|Photo by: Reuters / handout|
PA misses EU-Arab League endorsement of UN bid
By KHALED ABU TOAMEH AND TOVAH LAZAROFF
Abbas declares intention to ask for upgrade to non-member observer state on November 29, meets with Egypt's Morsi in Cairo; Israel believes at least six EU states will vote in favor of statehood bid.
European and Arab foreign ministers failed to jointly endorse the unilateral
Palestinian statehood bid at the United Nations during a meeting in Cairo on
Tuesday, calling instead for a negotiated two-state solution.
But when it
came to talking about obstacles to the peace process, the European and Arab
ministers blamed only the West Bank settlements and Israel’s security
Palestinians had hoped the Cairo Declaration on the Middle East,
which the European Union and the Arab League released after the meeting, would
endorse their November 29 bid before the General Assembly to upgrade their UN
status to that of a non-member state.
Palestinian Authority President
Mahmoud Abbas said in Cairo that Arab League ministers had pledged to support
the UN bid. He added that Egypt was lobbying other countries to stand behind the
Abbas spoke during a joint press conference with Egyptian
Foreign Minister Mohamed Amru. While in Cairo, he also met with Egyptian
President Mohamed Morsi to discuss the matter.
The Palestinians already
have the majority necessary to pass their resolution in the General Assembly,
which would be viewed as de facto recognition of statehood. But they want to
secure the support of Europe, which remains divided on the
Israel believes that at least six EU nations will stand with the
Palestinians: Greece, Luxembourg, Malta, Spain, Belgium and Ireland. Separately
China, which often supports the Palestinians at the UN, said Tuesday it would do
so in this case as well.
In the Cairo Declaration, the EU and Arab League
ministers called for the “removal of all obstacles that prevent an immediate
resumption of negotiations between the parties as well as the resolution of all
issues related [to] achieving a solution of two states living side-by-side in
peace and security.”
But the portion addressing the Israeli- Palestinian
conflict spoke only of Israeli actions as obstacles to peace.
ministers stressed their common position that Israeli settlements and the
separation barrier built anywhere in the occupied Palestinian territory are
illegal under international law and constitute an obstacle to peace,” the
Israel has blamed the failed peace process on the
Palestinians’ refusal to negotiate directly. It has argued that by turning
unilaterally to the UN, the Palestinians are seeking to circumvent negotiations
and separate statehood from the peace process, a move Jerusalem believes would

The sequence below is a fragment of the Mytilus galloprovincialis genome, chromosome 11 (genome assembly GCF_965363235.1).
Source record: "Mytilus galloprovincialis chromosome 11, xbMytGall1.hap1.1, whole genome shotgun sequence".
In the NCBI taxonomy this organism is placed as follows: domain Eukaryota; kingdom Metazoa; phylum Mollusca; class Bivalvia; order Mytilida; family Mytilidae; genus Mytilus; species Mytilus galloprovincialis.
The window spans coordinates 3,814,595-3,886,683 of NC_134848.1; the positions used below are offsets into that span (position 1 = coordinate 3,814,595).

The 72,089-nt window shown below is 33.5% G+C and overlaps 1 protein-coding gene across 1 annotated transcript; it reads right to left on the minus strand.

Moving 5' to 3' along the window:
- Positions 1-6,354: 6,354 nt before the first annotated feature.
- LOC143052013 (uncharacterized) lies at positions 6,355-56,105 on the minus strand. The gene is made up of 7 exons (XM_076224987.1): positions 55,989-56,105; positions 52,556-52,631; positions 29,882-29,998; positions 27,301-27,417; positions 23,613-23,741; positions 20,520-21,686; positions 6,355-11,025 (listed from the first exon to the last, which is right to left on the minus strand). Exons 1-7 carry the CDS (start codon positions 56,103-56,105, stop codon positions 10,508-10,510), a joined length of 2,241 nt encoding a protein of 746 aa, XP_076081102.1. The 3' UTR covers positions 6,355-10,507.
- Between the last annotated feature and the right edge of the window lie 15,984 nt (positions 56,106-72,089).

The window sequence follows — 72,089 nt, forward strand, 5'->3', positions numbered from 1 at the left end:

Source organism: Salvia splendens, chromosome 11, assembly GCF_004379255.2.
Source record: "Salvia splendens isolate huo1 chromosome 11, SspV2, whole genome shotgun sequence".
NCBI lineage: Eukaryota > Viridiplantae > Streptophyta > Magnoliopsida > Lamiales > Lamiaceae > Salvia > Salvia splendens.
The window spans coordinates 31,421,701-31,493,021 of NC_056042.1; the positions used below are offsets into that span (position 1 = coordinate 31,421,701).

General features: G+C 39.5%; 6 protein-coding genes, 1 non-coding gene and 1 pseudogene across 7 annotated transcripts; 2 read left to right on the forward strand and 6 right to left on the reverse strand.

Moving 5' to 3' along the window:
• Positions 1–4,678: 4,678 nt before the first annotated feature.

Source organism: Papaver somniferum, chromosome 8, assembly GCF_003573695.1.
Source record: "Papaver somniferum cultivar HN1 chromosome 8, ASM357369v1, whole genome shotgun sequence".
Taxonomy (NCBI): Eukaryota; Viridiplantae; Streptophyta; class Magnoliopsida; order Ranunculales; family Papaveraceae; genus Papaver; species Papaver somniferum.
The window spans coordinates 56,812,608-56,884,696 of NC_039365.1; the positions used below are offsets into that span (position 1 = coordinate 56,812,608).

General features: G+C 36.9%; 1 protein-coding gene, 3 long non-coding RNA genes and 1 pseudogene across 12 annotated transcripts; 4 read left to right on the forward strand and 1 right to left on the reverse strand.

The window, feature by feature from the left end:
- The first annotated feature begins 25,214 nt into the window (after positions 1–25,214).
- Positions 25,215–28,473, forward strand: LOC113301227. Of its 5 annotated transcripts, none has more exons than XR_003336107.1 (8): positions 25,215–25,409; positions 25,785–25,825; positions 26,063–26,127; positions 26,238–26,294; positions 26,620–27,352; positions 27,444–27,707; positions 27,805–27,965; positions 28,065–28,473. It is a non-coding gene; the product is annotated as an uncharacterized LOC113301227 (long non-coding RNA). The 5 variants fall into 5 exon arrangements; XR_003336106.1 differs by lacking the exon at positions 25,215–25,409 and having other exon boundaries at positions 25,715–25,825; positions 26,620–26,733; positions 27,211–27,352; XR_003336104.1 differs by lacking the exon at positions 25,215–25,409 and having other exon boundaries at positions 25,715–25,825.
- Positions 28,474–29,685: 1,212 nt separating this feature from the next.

endanger the possibility of a negotiated two-state solution.
At the Cairo
press conference, Abbas said, “Our hearts are open to the Americans and
He added that he had assured both countries, which oppose the
bid, that “when we obtain the status of non-member in the UN, we would be
prepared to discuss the peace negotiations, to talk about six or seven core
He also claimed that Hamas supported his UN efforts, and
reiterated his commitment to the right of return for Palestinian refugees to
their former homes inside Israel on the basis of UN Resolution
Israeli settlement building is a unilateral act that violates
agreements signed with the PLO, Abbas added.
“Why is going to the UN a
unilateral act, when there are more than 500,000 Israelis in the West Bank (and
east Jerusalem) in violation of the Fourth Geneva Convention?” he
Arab League ministers at the conference thanked the EU for taking
a harsher stance on settlements by committing to implementing existing
legislation and bilateral arrangements against settlement products.
and Arab ministers called on Israel to “take positive steps to enable
sustainable economic development in the Palestinian territories, including in
Area C and in the Gaza Strip.”
They reaffirmed that they “did not
recognize any changes to the pre-1967 borders other than those agreed by both
parties, including with regard to Jerusalem.”
The declaration also
expressed concern about settler violence but did not mention Palestinian
violence or Hamas.
When it came to the topic of Palestinian-launched
rockets into southern Israel, the EU and Arab ministers said only that they were
concerned by the recent escalation in and around Gaza.
They agreed that
they would continue to support Palestinian state-building but said they were
worried by the PA’s financial crisis.
The declaration also affirmed its
support for past initiatives, agreements and understandings, including the Arab
Peace Initiative and the road map.
Although EU and Arab League officials
often work together, the first gathering of this size took place only in 2008.
This was the second such conference. A third is planned for 2014.